Off topic warning! If you are only interested in finance and trading, this podcast is not for you. 🙂 This episode is 100%, completely about coffee: how different varieties taste, how to roast it, how to make it, and how to make the best possible coffee you can at home. If that interests you, then I think you’ll find information here you won’t find anywhere else, at least in one place. Here are highlights from the show notes:
Differences between coffees from different regions
Main division (most obvious) is between Arabica and Robusta coffee. Nearly all the coffees we will discuss here are Arabica coffees. I also discussed the hows and whys of labeling what we taste–how that is helpful to refine perception and just to help you remember what things taste like. Some highlights from my favorite growing regions (and this is far from comprehensive):
- Guatemala, Honduras – balanced, clean. Brown sugary, peanutty.
- Mexico – floral delicacy
- Columbia, Brazil—mellow, strong brown sugar, some spice
- Ethiopia—natural or washed. Fruity, winey, raisin / clean and tea like. Bright acid.
- Kenya – highly acidic, sometimes tart
Asia/Pacific Islands – a lot of coffee, various grades. A lot of robusta.
- Indonesia-earthy, dark
- Hawaii-$$$. Very clean and mild.
How to roast your own coffee, and why you should
Coffee goes stale in less than a week. Chances are, the coffee you are buying is older than that by the time you use it. It’s not hard to roast at home. Some equipment you can use:
- Cast iron pan
- Popcorn popper
- Air roaster (fluid bed)
- Drum roaster
(See links at bottom of this post)
I also discussed steps in the roasting process and how to store your coffee.
How to brew exceptional coffee at home
This isn’t rocket science. What we are trying to do is to get hot water on coffee for a while and then separate them and drink the coffee, but there are a few variables (i.e., things we can change) that can make a big difference:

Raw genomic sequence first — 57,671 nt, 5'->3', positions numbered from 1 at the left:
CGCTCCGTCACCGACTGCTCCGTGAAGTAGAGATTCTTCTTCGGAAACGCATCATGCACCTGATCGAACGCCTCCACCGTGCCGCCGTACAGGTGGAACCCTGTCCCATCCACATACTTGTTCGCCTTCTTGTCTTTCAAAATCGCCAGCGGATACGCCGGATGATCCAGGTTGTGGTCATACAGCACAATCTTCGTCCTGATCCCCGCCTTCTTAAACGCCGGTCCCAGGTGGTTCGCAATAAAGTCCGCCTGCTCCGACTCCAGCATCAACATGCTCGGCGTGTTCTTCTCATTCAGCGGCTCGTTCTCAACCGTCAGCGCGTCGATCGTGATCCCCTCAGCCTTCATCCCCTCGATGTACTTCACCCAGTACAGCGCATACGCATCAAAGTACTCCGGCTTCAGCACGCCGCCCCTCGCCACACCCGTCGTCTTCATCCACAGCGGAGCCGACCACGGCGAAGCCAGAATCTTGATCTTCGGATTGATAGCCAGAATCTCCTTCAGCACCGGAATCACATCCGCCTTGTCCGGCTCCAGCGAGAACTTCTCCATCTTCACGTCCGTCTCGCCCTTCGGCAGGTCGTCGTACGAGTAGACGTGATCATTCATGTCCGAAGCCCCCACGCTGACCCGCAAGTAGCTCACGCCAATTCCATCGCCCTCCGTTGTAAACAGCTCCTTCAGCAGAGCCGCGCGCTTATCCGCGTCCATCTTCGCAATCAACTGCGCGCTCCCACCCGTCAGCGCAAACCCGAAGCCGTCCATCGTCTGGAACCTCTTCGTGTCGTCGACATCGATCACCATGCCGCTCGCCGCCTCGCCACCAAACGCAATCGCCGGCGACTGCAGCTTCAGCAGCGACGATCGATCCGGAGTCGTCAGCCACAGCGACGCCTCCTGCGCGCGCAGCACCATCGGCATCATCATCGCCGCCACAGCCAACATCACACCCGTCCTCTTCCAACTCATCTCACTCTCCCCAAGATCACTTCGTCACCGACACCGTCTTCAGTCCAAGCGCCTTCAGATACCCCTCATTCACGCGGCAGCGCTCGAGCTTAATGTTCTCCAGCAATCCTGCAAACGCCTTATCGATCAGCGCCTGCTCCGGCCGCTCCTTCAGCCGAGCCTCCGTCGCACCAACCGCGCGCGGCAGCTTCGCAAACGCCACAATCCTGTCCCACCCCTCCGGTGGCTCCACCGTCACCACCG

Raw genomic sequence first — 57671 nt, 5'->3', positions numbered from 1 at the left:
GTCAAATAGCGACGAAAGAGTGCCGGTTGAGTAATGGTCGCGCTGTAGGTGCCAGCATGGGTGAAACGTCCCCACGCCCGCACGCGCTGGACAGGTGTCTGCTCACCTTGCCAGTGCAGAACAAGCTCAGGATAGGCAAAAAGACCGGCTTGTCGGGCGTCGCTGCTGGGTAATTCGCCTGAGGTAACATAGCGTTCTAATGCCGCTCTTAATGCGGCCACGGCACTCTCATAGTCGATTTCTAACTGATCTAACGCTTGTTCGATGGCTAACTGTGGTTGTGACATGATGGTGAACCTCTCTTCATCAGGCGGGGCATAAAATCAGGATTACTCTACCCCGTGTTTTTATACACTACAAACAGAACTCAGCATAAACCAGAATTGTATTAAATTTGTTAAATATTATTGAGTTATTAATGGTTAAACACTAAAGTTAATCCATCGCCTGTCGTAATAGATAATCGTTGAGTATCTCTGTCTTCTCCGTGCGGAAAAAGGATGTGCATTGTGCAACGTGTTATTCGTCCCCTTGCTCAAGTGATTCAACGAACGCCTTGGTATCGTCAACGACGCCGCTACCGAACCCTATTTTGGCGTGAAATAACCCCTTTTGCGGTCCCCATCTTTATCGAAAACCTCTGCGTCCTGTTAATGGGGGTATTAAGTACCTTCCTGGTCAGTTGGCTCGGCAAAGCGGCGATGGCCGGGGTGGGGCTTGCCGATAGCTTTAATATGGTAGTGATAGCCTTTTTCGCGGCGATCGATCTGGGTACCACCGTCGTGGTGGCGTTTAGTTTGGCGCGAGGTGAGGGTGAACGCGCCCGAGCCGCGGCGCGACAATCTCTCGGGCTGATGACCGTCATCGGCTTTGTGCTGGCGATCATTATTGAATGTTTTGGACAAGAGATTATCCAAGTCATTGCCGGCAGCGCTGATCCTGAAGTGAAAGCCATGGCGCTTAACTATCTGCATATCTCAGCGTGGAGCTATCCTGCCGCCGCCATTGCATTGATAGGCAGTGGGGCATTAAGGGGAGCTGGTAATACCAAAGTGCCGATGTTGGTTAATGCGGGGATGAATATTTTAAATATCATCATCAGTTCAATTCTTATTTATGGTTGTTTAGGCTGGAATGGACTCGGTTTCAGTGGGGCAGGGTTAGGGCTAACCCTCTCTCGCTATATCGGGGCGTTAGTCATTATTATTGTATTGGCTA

- Time, temperature, grind, ratio
- Water, coffee (freshness, roast, variety), stirring.
Little things, that aren’t so little:
- Keep everything clean
- Use fresh beans
- Grind before brewing
- Preheat everything
- Drink your coffee right away. Don’t reheat!
Ideal temp is about 200 F, so just off boil. Time depends on grind, but 2-4 minutes is usually target. Different styles:
- Turkish coffee
- French press
- My upside down French press
- Aeropress (Sorry, just not a fan! Really seemed to highlight acidity to the detriment of balance. I only cupped half a dozen coffees with it, but just didn’t see the appeal. I ended up giving mine away!)
- Drip brewing
Making espresso at home
I was reluctant to discuss this in previous podcasts, because the reality is that you’re going to need to spend at least $1,000 to get an exceptional espresso at home. Expect to spend nearly as much on the grinder as on the machine. Some highlights from what I discussed:
- Grind is criticial. Consistency of grind is critical
- Stovetop moka is not espresso.
- Cheaper machines don’t have the pressure or consistency
- There are machines that generate the pressure required (which is about the pressure inside a scuba tank!) by hand. These methods should work better than they do, but maybe I just didn’t spend enough time with a machine.
- Semi auto machines do the whole process, including grind, at the push of a button. (They an be really hard to clean!)